How to Generate Higher Quality Subscribers Immediately

providing quality information to your email listSince I’ve been a W.F (Warrior Forum) member, I’ve seen countless threads where a person who has already spent a great deal of time and money building an email list, asks the questions… “How can I get my emails opened?” “Why is my email list unresponsive?” “How do I provide value?” “How can I build trust?” “How can I make more sales to my list?” And although I’m not attempting to answer all these questions in this article, I do want to address something that I feel a lot of people overlook from the beginning of their email marketing campaigns. Let me ask you this: How many high quality reports have you downloaded in exchange for your email address? I’m talking “high quality” here. How many free reports have you actually read all the way through? How many have you read past the first 5 – 10 pages? How many have you implemented? Taken action with? And most Importantly… How many of those marketers do you end up buying from? How many of their emails do you open? Do you remember them? If so, do you remember them for the right reasons? So the question is… Is it smart to spend your precious time and money driving traffic to a report most people are not going to read, or take action with? Judging by all the reports I’ve downloaded over the years, Most free reports given away on squeeze pages are rubbish. providing quality information to your email listIf your subscriber doesn’t read, or take action with the information you give to them, they’d be very hard pressed to place any significance on whatever you send thereafter. Most likely they’ll forget you, unsubscribe, or delegate your emails to the spam folder (which is what I do) We can justify people not taking action with our information because most people don’t take action. But I would argue that we as marketers are partly responsible for delivering our content in such a way that eliminates the sticking points most people may face when looking to take action with our content in the first place. We MUST address this in all of our products, whether it’s a paid product or a free report. Both are important regardless. People in the MMO (make money online) market have an “average” email open rate of 10%. Fact is. It’s just foolish to expect to build a relationship with someone who hasn’t got a memorable first impression of you. Makes sense, right? You may be thinking right now, This is basic stuff. And it is. All the more reason to ignore it though, isn’t it? Big mistake. So… How much of a high quality report are you giving away on your squeeze page? Will it stand apart from the dozens of free reports your subscriber has downloaded over the past couple of days? Will it solve their problem? Will they take action with it? Have you provided the motivation inside the report for them to put it to use? Will it be memorable? Will you be memorable as the author? Will the links inside the report be clicked? Will your report establish you as an expert? And so on…   First Point Of Contact: Since this is your first point of contact with your new subscriber, wouldn’t it make sense for that report to be of the highest quality? I was in the WSO section earlier today and opted in for a free video that was supposed to show me how to generate an extra 500 – 1000 leads a day. I watched the video – and it was bloody awful. Misleading actually. What did I do? I unsubscribed immediately. That’s how important the first point of contact is with your new subscriber. providing quality information to your email listRemember, first impressions are very important. This may seem like a lot of work to create such a high quality report. But it’s easy. Nobody said your report has to take you weeks to create in order for it to be valuable. Nobody said your report has to be 50 – 100 pages long either. A 15 – 20 page, short, to the point report that solves “one” specific problem, is all you need. Most of the reports people don’t take action with are the long ones anyway. If you want your subscriber to take action with your report, you should make it short (not always applicable) It should address “one” specific problem. It must be read in one sitting – and it must address the “reasons” they need to take action with it. Get this right, and I guarantee you’ll generate higher value subscribers that becomes easier to build relationships with. Which in turn will lead to more sales. Low quality report = low quality subscriber Average quality report = average quality subscriber High quality report = highest quality subscriber you can get from a free report It just makes sense. By no means does this mean you can sit back and generate cash on demand from your list. That’s just the free report we’re talking about. Don’t get me started on squeeze pages and why I ditched the run of the mill “single page” squeeze page everyone else is using. Fact is. People are insulated to all nonsense. They’re seeing the same sales pages, advertisements and squeeze pages everywhere they look, and they’re skeptical. Most people only opt in on a “one page” squeeze page for the report. They have no interest in the email messages that follow. And why would they? We’re all on many lists. (the quality of your traffic and the uniqueness of your offer obviously plays a part here too though) You could spend the next year building an email list with a 10% open rate and very few sales, or you can get it right from the very beginning. You MUST set the expectations beforehand. You either do that before they opt-in by giving away quality information on the actual squeeze page itself, or when they read your report. Any time after that and you run the risk of losing them forever. What a waste of your time and money. There’s still a lot of work to do after the opt-in and free report, but everything gets that much more difficult if you ignore the “first impression” Just a thought.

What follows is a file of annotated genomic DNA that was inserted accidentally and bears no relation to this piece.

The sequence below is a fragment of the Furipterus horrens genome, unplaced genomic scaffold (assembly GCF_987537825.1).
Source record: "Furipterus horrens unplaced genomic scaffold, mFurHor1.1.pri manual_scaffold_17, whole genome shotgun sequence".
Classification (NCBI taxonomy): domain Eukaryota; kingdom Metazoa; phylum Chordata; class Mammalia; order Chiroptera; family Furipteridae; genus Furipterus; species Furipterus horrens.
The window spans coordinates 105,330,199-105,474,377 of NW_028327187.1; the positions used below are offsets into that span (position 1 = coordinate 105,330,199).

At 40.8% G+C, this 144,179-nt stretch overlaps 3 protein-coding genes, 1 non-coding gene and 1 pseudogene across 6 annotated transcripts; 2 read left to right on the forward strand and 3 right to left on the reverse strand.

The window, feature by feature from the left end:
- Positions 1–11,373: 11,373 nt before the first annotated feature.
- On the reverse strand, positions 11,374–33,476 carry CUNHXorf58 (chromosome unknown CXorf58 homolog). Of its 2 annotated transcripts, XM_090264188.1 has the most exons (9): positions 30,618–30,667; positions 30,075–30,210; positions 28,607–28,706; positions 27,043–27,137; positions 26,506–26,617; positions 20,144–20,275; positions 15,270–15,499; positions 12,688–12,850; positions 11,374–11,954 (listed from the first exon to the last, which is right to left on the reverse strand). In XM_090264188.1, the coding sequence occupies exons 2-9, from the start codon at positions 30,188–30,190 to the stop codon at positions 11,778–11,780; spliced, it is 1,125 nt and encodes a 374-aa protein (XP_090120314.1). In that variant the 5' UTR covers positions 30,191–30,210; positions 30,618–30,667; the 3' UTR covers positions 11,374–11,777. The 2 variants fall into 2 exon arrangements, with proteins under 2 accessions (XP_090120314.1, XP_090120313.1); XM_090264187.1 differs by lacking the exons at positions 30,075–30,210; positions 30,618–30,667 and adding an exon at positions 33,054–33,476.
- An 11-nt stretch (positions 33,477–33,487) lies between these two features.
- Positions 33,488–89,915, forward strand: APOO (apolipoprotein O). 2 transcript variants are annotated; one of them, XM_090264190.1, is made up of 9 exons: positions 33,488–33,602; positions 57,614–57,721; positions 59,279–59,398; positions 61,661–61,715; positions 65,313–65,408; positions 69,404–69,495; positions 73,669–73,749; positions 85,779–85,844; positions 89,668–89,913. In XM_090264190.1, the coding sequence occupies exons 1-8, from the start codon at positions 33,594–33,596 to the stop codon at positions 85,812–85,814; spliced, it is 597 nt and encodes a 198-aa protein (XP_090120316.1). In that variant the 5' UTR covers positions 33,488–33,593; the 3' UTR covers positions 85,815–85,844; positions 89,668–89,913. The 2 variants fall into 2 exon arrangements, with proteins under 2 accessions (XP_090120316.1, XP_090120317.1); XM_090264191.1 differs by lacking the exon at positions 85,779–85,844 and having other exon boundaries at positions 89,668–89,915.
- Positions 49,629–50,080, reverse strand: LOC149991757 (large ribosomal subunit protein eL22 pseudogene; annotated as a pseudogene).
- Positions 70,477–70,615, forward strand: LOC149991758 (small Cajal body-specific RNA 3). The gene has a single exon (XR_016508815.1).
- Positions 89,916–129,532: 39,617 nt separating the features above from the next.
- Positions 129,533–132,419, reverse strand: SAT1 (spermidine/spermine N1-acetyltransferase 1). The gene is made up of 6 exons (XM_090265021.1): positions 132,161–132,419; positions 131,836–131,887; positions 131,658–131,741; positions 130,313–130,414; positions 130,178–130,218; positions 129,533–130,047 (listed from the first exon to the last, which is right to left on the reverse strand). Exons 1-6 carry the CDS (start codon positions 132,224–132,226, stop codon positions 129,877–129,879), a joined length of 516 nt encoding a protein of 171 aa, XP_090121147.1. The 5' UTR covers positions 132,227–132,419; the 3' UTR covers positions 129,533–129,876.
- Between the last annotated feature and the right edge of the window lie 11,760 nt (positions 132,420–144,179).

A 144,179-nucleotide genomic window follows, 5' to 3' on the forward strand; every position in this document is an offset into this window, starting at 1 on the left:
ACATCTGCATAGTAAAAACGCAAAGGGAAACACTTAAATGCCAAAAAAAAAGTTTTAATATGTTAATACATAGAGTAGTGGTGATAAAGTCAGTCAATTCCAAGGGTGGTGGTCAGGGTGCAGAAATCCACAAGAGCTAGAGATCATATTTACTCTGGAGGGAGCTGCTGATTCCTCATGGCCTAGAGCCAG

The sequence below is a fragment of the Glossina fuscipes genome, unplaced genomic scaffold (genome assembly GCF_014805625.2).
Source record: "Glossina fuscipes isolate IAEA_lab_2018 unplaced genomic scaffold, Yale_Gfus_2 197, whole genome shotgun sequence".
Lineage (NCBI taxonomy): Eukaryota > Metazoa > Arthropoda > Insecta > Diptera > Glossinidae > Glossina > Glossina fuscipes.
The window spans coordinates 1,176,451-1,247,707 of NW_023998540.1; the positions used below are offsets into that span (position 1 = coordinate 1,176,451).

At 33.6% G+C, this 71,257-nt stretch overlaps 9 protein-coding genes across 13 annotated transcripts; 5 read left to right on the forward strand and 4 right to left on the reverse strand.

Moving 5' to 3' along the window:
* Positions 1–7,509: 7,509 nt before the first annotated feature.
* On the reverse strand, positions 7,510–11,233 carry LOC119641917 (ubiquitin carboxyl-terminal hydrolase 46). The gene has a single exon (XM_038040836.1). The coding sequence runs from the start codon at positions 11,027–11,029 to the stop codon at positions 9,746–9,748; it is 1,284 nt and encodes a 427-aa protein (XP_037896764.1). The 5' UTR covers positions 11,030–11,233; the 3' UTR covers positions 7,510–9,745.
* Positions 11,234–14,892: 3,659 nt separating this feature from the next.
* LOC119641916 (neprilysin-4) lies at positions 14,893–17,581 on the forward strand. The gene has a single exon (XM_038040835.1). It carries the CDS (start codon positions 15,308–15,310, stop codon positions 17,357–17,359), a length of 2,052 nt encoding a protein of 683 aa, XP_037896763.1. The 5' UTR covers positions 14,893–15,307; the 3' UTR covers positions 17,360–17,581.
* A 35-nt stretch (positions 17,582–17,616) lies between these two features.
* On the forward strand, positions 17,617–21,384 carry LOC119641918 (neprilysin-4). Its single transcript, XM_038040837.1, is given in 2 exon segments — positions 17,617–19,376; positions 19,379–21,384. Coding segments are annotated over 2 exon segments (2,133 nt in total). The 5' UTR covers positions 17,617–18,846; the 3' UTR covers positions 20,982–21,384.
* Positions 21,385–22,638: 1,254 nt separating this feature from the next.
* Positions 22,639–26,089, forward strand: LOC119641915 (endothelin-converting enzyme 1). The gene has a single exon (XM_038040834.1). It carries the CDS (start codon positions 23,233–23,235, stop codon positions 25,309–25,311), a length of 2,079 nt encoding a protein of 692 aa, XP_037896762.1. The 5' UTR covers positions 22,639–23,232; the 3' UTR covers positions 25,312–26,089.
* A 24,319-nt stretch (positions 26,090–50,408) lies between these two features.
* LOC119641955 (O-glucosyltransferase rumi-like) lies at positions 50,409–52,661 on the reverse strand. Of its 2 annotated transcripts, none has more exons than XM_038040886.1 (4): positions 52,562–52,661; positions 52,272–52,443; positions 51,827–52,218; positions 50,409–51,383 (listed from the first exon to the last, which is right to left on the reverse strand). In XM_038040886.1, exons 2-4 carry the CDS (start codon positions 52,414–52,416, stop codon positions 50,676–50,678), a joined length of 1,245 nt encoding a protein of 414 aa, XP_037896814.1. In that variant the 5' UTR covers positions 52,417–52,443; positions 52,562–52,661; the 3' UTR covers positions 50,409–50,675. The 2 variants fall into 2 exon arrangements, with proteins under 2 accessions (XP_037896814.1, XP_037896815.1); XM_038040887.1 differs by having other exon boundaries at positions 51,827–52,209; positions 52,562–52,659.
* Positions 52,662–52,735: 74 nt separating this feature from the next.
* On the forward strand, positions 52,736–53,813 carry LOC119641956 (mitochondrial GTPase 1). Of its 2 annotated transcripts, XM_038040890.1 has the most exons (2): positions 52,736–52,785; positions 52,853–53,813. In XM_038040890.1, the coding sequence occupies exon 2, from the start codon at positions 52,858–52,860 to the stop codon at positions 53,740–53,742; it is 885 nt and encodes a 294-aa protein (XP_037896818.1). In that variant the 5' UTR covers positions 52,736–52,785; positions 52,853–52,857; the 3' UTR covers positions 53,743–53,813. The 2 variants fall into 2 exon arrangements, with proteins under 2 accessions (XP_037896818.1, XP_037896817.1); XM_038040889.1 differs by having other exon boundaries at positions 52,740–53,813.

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2 Responses

  1. Mike Huiwitz says:

    I’m currently working on the free report for my blog subscribers. Good thing I’ve read this article before publishing it to the world.. Will take note of the points mentioned above..

    • nalced says:

      Hey Mike,

      I think a “short” to the point report that solves one specific problem your target audience has, is by far the best freebie to give away on your opt in page.

      Thanks for stopping by mate.